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Preserve memories in under 200 lines of code using an Arduino, Raspberry Pi and an old projector.

My project is a 16mm film digitization machine that utilizes an Arduino Uno, Raspberry PI 3, a Raspberry PI HD camera, a Pimoroni microscope lens, NEMA 17 stepper motors, and an old projector to preserve memories in under 200 lines of code. The inspiration for this project began over the course of the past few years when I had a desire to locate my father’s old high school 16mm football films from the 1970s and have them digitized.

I was lucky enough to locate some of my father’s game films at the Heinz History Museum in Pittsburgh, PA and they were kind enough to allow me to have them digitized with a 3rd party service they use for this process. Unfortunately each 400 ft reel cost me over $200 to have digitized. There were a total of eight 400 ft reels to convert and with easy math this adds up to $1600.

This was too expensive to continue this process, considering I was able to locate more of his game films in another collection along with many other years of high school football film dating back to the 1950s. My goal was then to digitize all of the films I have been able to find since many others were interested in this content outside of just me and my family.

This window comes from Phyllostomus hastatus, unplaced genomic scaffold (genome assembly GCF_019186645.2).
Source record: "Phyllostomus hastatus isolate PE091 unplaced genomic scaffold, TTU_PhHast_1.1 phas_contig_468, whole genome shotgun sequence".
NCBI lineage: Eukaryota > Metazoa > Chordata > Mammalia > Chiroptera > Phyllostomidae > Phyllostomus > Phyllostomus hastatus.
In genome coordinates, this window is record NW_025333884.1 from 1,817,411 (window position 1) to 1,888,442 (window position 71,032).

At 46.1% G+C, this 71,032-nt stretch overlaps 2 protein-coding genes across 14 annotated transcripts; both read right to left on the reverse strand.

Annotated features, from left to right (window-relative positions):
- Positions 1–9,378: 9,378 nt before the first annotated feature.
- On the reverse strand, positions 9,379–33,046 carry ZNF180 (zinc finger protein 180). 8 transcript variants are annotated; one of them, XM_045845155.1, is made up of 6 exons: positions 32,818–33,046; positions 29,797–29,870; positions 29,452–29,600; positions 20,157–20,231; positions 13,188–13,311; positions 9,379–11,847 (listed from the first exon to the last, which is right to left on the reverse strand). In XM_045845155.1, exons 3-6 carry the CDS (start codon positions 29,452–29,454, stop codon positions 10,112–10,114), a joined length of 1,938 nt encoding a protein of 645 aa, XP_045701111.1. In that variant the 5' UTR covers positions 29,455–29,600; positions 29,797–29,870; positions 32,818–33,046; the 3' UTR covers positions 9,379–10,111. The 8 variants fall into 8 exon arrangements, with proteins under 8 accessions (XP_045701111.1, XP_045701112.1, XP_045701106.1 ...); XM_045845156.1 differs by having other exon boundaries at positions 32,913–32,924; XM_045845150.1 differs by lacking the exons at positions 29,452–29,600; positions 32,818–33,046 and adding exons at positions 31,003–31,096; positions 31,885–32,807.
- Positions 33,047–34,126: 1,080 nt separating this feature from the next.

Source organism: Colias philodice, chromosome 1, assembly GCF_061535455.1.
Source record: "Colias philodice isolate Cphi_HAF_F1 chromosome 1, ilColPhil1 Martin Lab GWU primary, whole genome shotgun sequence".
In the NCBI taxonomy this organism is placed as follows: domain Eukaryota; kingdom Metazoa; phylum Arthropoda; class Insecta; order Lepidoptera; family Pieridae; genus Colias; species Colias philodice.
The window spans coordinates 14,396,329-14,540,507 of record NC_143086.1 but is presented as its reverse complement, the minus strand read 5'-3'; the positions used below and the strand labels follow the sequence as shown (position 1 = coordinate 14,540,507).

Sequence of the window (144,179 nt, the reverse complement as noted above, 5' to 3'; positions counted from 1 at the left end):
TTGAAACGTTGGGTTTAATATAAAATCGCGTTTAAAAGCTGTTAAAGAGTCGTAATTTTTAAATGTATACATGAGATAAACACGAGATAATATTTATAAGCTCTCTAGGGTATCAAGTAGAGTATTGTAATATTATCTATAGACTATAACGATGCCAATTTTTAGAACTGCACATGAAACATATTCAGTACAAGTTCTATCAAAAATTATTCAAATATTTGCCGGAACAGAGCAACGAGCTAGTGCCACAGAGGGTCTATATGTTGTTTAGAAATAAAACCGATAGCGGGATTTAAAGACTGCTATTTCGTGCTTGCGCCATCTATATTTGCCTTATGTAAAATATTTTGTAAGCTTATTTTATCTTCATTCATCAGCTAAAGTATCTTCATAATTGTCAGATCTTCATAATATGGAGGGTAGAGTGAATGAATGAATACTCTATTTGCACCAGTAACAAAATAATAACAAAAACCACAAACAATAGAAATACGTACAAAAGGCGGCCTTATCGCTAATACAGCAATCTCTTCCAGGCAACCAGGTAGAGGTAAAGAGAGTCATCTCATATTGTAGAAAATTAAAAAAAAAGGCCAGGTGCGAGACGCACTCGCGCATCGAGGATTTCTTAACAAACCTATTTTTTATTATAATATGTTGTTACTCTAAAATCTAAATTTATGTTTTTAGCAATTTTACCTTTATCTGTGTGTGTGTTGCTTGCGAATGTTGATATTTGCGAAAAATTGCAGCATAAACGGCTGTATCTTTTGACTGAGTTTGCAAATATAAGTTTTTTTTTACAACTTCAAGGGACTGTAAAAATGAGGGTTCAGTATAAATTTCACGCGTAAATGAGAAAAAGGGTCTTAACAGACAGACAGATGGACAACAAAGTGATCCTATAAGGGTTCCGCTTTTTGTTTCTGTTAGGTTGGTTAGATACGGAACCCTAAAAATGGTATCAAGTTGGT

Since I am a software engineer by trade I decided I should make an honest attempt to develop my own digitization machine. There are plenty of Youtube videos describing how to do this but what I think makes my project unique is that I was able to accomplish this with what appears to be far less code and parts. Basically I wanted to keep this as simple as possible while achieving similar quality results that I’ve seen when paying $200 or more for one 400 foot reel to be digitized.

After a few iterative rounds of figuring out exactly how this should work and failing many times I came up with a simple process that I’ve used to digitize 6 films thus far. The cost of the parts I purchased, including the 16mm projector from eBay comes out to just below $600. At over $200 for 400 ft reel that I paid through the company the museum used I made my money back immediately. I did search for cheaper services and they were around $70 per 400 ft reel. I have over 30 reels of film to digitize and paying just under $600 for my parts compared to the cheapest service at $2800 seems worth it. The 16mm projector was the most expensive part ($172.00) followed by the Raspberry Pi and Raspberry Pi HD Camera.

I have posted a full list of parts in the project as well as a link to my GitHub repository with the code. I am also planning to post more in-depth tutorials on my Youtube page. I hope you found this helpful.”

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